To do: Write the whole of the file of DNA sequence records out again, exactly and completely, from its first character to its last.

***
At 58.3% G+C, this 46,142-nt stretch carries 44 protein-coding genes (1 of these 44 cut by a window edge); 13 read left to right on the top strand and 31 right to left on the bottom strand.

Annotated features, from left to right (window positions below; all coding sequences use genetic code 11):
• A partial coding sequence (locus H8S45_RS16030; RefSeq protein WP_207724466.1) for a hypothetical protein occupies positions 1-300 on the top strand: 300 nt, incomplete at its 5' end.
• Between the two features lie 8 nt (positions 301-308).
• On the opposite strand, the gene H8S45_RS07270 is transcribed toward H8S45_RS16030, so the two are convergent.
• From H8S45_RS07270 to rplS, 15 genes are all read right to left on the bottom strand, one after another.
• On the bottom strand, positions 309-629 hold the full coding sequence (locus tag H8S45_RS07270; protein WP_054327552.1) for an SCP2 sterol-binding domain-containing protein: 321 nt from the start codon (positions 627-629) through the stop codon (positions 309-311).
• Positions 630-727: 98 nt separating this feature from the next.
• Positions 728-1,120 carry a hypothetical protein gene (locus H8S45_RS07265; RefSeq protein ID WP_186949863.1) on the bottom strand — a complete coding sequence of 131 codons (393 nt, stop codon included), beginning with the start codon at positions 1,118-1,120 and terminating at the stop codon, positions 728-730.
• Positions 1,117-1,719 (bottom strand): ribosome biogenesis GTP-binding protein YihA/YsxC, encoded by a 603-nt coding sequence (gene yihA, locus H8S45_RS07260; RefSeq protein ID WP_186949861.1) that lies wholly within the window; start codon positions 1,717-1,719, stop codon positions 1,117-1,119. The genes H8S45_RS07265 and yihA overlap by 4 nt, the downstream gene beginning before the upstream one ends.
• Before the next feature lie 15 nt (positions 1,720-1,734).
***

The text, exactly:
At 58.3% G+C, this 46,142-nt stretch carries 44 protein-coding genes (1 of these 44 cut by a window edge); 13 read left to right on the top strand and 31 right to left on the bottom strand.

Annotated features, from left to right (window positions below; all coding sequences use genetic code 11):
• A partial coding sequence (locus H8S45_RS16030; RefSeq protein WP_207724466.1) for a hypothetical protein occupies positions 1-300 on the top strand: 300 nt, incomplete at its 5' end.
• Between the two features lie 8 nt (positions 301-308).
• On the opposite strand, the gene H8S45_RS07270 is transcribed toward H8S45_RS16030, so the two are convergent.
• From H8S45_RS07270 to rplS, 15 genes are all read right to left on the bottom strand, one after another.
• On the bottom strand, positions 309-629 hold the full coding sequence (locus tag H8S45_RS07270; protein WP_054327552.1) for an SCP2 sterol-binding domain-containing protein: 321 nt from the start codon (positions 627-629) through the stop codon (positions 309-311).
• Positions 630-727: 98 nt separating this feature from the next.
• Positions 728-1,120 carry a hypothetical protein gene (locus H8S45_RS07265; RefSeq protein ID WP_186949863.1) on the bottom strand — a complete coding sequence of 131 codons (393 nt, stop codon included), beginning with the start codon at positions 1,118-1,120 and terminating at the stop codon, positions 728-730.
• Positions 1,117-1,719 (bottom strand): ribosome biogenesis GTP-binding protein YihA/YsxC, encoded by a 603-nt coding sequence (gene yihA, locus H8S45_RS07260; RefSeq protein ID WP_186949861.1) that lies wholly within the window; start codon positions 1,717-1,719, stop codon positions 1,117-1,119. The genes H8S45_RS07265 and yihA overlap by 4 nt, the downstream gene beginning before the upstream one ends.
• Before the next feature lie 15 nt (positions 1,720-1,734).